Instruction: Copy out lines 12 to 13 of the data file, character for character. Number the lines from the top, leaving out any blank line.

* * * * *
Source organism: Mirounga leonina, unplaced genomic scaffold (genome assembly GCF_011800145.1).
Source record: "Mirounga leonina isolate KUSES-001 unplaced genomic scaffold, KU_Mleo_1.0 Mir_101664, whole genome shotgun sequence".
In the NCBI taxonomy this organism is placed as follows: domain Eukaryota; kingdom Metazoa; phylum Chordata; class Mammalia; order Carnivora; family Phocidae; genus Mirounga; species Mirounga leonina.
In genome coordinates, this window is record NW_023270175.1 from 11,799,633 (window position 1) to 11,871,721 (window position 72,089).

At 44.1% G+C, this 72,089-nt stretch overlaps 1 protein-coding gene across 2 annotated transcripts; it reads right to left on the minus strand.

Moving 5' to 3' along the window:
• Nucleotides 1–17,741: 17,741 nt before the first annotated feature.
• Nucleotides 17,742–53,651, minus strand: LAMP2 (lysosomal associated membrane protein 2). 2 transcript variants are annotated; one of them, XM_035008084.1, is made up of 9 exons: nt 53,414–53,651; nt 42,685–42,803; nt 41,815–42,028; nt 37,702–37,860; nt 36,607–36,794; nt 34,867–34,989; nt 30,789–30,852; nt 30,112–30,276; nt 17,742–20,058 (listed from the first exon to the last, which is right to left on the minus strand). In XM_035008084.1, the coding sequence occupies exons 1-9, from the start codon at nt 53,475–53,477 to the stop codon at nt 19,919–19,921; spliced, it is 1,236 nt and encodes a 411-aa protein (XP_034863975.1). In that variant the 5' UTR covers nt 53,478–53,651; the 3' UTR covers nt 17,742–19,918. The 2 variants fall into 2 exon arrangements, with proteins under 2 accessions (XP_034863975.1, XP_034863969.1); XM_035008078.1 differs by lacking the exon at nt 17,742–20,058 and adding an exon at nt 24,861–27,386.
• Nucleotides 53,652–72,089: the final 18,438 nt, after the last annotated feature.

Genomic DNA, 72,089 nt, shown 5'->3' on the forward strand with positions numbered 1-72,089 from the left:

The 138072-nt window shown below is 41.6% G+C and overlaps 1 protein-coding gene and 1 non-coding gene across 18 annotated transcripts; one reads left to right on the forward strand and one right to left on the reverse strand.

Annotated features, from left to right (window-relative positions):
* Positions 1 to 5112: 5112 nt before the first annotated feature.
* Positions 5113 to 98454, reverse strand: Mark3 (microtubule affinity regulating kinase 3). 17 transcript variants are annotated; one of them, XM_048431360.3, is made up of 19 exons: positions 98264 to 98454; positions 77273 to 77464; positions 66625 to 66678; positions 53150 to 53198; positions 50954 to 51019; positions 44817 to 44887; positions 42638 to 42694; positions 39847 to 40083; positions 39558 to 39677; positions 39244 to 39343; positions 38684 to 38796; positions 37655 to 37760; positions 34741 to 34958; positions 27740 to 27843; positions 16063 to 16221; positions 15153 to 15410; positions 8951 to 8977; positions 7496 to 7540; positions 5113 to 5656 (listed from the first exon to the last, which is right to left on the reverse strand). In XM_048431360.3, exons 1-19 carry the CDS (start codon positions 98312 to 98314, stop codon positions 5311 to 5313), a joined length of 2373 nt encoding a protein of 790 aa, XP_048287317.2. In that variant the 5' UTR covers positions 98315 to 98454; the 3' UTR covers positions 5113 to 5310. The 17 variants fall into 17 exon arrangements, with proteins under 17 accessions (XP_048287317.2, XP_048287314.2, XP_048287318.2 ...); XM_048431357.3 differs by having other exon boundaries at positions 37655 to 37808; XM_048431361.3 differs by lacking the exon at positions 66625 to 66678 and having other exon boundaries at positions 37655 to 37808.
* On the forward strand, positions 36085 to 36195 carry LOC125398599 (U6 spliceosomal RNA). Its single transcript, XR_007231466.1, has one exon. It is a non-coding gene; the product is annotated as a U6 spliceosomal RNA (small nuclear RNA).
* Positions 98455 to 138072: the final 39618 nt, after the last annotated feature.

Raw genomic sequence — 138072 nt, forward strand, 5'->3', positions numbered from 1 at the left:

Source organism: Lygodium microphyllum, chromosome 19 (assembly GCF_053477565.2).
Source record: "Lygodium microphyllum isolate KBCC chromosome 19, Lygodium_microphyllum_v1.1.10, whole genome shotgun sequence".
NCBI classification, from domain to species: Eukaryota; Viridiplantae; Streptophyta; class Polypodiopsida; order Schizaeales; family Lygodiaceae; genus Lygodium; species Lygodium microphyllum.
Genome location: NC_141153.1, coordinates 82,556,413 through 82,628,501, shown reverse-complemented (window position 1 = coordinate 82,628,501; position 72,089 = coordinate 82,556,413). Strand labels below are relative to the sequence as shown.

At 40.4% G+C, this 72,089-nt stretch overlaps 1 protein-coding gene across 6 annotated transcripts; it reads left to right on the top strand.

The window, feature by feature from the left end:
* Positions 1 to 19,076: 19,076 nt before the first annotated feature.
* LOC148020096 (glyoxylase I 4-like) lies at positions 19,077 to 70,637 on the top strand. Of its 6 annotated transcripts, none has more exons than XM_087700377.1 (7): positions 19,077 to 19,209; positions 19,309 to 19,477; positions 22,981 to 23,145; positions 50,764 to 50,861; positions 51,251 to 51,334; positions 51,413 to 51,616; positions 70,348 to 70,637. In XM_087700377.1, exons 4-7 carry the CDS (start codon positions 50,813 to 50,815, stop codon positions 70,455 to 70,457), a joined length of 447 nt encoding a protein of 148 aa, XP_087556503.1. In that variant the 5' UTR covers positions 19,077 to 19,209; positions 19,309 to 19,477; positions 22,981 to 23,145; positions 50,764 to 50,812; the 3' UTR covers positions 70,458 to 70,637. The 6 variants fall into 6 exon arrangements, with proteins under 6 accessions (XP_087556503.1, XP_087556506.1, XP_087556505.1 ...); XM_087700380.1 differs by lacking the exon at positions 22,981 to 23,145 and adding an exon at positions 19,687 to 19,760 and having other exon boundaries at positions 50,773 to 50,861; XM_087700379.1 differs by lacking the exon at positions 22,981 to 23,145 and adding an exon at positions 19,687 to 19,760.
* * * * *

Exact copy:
Annotated features, from left to right (window-relative positions):
* Positions 1 to 5112: 5112 nt before the first annotated feature.